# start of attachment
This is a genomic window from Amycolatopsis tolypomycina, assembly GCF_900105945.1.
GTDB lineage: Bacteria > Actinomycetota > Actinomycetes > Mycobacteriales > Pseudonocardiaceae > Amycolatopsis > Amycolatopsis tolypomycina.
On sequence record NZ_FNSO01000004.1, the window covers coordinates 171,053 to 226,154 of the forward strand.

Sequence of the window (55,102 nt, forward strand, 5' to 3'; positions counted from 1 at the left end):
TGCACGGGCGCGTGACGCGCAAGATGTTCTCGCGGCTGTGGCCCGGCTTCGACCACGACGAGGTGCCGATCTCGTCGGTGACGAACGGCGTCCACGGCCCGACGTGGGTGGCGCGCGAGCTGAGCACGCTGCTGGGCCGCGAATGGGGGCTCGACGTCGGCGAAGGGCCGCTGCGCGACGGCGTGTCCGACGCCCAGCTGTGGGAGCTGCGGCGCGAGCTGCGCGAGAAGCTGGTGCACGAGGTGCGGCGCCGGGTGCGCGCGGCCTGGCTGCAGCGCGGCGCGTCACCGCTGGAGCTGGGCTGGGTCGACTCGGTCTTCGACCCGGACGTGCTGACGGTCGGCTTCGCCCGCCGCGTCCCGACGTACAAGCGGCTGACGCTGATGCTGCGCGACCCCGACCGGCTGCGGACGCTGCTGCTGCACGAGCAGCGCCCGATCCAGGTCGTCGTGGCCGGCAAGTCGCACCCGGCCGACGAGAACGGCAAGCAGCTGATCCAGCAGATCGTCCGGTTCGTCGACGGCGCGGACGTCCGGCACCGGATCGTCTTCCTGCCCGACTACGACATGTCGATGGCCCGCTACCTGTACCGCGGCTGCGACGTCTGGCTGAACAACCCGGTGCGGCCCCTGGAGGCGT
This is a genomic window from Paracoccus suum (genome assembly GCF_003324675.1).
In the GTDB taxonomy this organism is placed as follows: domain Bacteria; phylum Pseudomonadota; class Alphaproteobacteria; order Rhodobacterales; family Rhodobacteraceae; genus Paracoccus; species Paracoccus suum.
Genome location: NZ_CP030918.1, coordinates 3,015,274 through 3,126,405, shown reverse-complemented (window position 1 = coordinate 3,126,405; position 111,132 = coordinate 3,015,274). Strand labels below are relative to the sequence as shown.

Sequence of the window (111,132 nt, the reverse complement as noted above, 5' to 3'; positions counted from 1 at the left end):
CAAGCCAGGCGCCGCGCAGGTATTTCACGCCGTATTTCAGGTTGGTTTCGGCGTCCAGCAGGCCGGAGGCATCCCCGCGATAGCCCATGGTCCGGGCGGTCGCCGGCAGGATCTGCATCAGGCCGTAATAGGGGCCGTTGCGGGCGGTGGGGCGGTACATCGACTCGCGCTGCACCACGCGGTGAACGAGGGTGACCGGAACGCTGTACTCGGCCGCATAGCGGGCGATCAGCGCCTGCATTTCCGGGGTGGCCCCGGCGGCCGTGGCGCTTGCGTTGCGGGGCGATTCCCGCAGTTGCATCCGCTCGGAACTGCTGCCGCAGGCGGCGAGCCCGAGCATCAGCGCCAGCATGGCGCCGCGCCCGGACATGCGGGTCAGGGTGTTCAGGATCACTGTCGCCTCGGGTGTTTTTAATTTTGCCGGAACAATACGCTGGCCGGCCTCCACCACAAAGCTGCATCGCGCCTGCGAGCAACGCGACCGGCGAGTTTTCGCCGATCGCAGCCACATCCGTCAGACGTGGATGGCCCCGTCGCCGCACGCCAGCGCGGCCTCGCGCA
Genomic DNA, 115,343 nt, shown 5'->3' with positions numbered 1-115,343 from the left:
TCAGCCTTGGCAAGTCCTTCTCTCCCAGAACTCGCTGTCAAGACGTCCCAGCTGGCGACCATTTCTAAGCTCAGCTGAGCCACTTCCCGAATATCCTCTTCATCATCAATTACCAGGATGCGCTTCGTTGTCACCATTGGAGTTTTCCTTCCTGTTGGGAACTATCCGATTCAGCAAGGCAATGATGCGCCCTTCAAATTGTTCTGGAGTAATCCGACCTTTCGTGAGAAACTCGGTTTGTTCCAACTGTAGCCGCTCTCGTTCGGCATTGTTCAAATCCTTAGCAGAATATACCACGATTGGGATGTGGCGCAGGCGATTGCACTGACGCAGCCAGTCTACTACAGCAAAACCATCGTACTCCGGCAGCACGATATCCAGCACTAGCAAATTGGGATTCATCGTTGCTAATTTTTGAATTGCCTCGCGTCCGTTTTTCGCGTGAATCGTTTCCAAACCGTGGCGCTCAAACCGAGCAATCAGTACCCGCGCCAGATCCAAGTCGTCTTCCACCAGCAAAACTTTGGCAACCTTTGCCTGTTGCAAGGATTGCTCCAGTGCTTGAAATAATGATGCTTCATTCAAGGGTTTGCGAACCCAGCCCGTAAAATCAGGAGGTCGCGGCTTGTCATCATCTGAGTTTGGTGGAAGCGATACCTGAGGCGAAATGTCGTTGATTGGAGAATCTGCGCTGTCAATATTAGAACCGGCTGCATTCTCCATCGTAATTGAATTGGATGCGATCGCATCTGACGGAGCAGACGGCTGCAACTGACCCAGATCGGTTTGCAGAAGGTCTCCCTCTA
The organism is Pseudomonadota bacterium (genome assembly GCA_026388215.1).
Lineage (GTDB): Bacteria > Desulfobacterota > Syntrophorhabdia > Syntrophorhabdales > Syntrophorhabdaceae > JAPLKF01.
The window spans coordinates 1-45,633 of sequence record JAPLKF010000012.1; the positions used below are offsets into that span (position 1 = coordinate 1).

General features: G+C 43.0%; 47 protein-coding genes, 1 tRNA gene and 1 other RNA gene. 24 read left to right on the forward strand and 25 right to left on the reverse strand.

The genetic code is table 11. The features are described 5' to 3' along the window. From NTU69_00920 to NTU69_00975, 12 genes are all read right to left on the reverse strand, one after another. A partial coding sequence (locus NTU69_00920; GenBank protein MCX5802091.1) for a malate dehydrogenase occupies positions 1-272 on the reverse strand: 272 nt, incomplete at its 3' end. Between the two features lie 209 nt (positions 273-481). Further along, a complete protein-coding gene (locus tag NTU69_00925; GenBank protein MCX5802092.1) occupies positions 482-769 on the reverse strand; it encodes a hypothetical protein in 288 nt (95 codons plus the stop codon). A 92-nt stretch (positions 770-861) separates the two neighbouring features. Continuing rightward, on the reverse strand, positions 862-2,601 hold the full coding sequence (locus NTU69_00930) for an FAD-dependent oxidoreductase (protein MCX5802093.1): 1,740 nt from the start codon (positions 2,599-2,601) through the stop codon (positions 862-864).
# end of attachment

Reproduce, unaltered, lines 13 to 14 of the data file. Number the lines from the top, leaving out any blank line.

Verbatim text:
The organism is Pseudomonadota bacterium (genome assembly GCA_026388215.1).
Lineage (GTDB): Bacteria > Desulfobacterota > Syntrophorhabdia > Syntrophorhabdales > Syntrophorhabdaceae > JAPLKF01.